July 25, 2024

On Jan. 20, 2011, the annual International Day of Acceptance took place to celebrate life with a disability and unify those of all abilities.

“No other day for disability awareness attempts to include all people with disabilities AND others in our lives,” Stevie Hopkins, co-founder of the event and the 3eLove company, said. “Cross-ability awareness is very important…the only way we can achieve any goal, especially social goals, is to do it together. Social barriers are everyone’s barriers, not just one group of people.”

Contrary to usual awareness events, there were no carnivals, rallies or keynote speakers to ostentatiously push forward their goals. Instead, the success of the day was put into the hands of those who really mattered: everyone. Anyone who has a disability or is a family member, friend, co-worker, teacher or personal assistant of someone who is disabled was given the mission to spread the word.

Over 50,000 people were invited in a Facebook invitation, countless of whom promised to turn their profile picture to the 3eLove’s “wheelchair-heart” symbol, wear the company’s products and/or simply tell others about the cause.

According to their website, the 3E Love company is a “disability awareness clothing line and marketing company” established in 2007 by a physically disabled sister-brother team, Annie and Stevie Hopkins. When Annie Hopkins created the “wheelchair-heart” symbol in 2004 and had it tattooed on her shoulder, neither founder knew their lives would soon change because of it.

As a result of the positive responses and encouragement to grow this idea, they formed the company. Their mission was “embrace living life no matter the obstacles, and by doing so, educate society and empower those with disabilities to love life.”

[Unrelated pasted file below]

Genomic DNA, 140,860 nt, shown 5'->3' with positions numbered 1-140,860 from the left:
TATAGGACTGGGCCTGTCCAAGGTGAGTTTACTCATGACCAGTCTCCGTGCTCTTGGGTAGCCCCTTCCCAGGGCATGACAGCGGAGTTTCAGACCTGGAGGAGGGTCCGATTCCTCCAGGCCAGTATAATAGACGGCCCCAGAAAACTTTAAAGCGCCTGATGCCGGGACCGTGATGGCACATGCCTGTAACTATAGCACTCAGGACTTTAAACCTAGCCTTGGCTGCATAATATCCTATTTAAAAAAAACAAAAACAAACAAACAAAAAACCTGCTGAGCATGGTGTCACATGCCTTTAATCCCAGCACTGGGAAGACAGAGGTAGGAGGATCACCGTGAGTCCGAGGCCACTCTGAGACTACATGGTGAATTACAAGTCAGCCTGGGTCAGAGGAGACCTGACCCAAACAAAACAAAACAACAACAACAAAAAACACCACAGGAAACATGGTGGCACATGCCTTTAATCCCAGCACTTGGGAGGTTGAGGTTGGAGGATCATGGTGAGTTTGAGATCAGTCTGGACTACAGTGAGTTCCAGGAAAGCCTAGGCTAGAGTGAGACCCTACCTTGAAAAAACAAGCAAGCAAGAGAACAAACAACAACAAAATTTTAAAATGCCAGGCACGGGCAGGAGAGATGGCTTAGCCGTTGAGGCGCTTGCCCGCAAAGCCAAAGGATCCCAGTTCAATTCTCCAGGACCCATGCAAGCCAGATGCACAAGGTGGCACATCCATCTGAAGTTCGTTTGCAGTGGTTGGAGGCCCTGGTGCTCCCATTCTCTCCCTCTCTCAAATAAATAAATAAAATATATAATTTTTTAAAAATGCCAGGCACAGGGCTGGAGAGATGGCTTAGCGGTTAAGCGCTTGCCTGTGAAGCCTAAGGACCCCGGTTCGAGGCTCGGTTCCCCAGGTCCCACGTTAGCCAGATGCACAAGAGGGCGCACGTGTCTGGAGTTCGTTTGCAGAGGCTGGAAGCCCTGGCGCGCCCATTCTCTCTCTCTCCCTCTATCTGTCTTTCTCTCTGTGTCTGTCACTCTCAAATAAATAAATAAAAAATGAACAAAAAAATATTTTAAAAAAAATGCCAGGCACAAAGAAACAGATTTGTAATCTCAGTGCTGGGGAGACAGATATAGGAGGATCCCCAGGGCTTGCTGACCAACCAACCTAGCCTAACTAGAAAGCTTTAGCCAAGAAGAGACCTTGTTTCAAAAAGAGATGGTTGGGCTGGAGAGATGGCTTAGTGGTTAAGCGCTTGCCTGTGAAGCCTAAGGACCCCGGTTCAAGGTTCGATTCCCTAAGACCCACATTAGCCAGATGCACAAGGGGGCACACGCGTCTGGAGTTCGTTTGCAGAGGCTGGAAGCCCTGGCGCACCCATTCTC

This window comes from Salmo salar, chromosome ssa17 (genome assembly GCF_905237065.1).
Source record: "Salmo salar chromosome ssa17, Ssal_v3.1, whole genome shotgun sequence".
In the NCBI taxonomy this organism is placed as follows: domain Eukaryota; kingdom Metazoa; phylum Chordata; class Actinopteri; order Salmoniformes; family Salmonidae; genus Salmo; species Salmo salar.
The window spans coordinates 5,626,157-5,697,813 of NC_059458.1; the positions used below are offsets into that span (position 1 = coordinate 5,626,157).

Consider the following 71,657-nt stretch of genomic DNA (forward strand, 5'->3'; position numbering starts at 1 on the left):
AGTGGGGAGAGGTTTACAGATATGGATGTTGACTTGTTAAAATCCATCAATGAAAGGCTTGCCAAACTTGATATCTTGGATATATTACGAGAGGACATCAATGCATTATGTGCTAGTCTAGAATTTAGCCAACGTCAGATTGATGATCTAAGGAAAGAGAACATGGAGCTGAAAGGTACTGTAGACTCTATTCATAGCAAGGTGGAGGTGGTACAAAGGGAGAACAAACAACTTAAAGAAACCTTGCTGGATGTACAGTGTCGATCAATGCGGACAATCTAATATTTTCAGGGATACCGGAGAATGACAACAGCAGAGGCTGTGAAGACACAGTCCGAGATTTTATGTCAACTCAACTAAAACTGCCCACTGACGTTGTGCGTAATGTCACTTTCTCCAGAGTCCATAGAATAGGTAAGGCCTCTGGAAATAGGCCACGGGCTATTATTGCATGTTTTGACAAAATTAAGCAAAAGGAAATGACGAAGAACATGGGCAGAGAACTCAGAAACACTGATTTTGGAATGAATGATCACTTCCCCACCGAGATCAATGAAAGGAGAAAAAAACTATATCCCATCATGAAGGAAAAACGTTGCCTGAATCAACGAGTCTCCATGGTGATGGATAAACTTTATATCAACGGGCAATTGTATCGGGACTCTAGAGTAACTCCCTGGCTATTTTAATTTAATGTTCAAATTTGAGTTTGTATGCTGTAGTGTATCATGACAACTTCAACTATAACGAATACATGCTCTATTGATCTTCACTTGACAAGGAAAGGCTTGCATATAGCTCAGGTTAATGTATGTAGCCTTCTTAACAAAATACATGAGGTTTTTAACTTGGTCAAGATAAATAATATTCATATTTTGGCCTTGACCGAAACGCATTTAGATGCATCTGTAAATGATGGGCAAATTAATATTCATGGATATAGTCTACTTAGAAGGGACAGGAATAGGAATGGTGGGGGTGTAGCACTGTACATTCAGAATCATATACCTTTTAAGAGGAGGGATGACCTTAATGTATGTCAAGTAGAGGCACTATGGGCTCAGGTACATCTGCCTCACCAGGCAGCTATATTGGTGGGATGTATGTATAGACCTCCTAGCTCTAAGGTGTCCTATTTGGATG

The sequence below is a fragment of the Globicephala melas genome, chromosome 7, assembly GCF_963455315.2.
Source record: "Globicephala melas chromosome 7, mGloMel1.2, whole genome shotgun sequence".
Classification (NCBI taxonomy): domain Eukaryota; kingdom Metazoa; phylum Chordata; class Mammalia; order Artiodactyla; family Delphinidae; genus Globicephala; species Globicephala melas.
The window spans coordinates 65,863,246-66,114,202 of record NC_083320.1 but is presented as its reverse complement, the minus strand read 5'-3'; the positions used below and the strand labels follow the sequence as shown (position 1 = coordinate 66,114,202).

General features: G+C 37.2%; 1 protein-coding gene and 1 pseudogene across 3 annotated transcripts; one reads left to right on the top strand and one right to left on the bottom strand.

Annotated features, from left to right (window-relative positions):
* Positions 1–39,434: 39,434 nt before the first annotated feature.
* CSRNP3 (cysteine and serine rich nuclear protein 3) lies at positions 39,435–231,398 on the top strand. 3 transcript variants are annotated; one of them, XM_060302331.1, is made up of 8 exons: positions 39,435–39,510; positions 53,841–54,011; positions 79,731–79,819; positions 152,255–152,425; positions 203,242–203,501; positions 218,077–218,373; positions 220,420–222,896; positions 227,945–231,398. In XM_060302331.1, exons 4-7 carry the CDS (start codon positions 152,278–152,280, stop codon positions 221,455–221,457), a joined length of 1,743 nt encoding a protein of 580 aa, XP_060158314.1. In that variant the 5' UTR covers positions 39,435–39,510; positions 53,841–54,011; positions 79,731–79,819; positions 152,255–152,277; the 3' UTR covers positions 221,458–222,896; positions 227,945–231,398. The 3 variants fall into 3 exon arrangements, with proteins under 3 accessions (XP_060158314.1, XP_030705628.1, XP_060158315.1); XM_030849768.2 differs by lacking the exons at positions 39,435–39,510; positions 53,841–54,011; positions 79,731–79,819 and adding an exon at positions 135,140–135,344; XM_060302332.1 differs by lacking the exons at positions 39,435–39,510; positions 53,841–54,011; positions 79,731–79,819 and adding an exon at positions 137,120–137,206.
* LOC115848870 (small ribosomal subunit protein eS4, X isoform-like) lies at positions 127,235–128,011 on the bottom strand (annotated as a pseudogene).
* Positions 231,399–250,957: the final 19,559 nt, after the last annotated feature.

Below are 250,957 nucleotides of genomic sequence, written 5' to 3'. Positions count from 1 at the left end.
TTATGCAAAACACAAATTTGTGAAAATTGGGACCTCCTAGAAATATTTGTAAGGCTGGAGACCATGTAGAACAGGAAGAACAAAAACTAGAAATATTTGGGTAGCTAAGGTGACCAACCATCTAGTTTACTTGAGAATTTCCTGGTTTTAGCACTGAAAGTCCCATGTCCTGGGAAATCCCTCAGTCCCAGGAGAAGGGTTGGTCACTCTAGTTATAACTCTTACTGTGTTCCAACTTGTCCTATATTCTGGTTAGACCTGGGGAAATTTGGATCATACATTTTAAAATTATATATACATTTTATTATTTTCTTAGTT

Sorrowfully, Annie Hopkins passed away in January 2009 from complications following a simple medical procedure. After informing family and friends about her passing and how she will be remembered, Stevie Hopkins was bombarded with hundreds of heartfelt responses encouraging him to carry on their work.

“So I did! From there it had evolved in meaning and it grows every day. My understanding of what it means and what it could be changes through my experiences daily,” Hopkins said.

Therefore, the International Day of Acceptance was set on Jan. 20 to honor the late Annie Hopkins, an inspiring social advocate who set everything into motion.

Keeping to Annie Hopkins’ original goals- “Embrace diversity. Educate your community. Empower each other. Love life.”- the company and its mission have thrived and grown all over the world. Those disabled and able alike have bought “wheelchair-heart” T-shirts, sweatshirts, bags, silly bands, temporary tattoos, jewelry and more in an effort to celebrate life regardless of your disability. Or maybe even as a result of it.

Yvonne Munoz, graduate student at California Baptist University, celebrated the day by wearing her 3eLove T-shirt. “Honestly I did not expect a reaction: positive or negative. But the reactions have been extremely positive,” Munoz said. “For example, while wearing the shirt people I didn’t know approached me and shared stories with me about family members and/or friends in wheelchairs and wanted to know where they could buy a shirt.”

“People don’t have to feel uncomfortable around someone that is ‘different’ than them,” Munoz said. “When they are, they are missing out on some pretty incredible friendships.”

The truth is that Jan. 20 is only once a year, but the message should be carried out all year long.

For more information on the founders, how you can spread the word and merchandise available for purchase, check out www.threeellc.com.

“In order for the positive externalities of our company to flourish, our fans and customers must also realize that the message and movement is ongoing,” Stevie Hopkins said. “The International Day of Acceptance is a by-product of 3E!”

Pesonal Note: As a person with a physical disability, this journalist can attest to the fact that a little education and awareness makes all the difference in people’s lives. Some of the most amazing things have happened to me not in spite of my disability, but because of it. The kindness, acceptance and overall loving attitude of people in my life have been astounding. Annie and Stevie Hopkins’ point that there is really not much difference between the “us” and the “them” has and will continue to change people’s lives.

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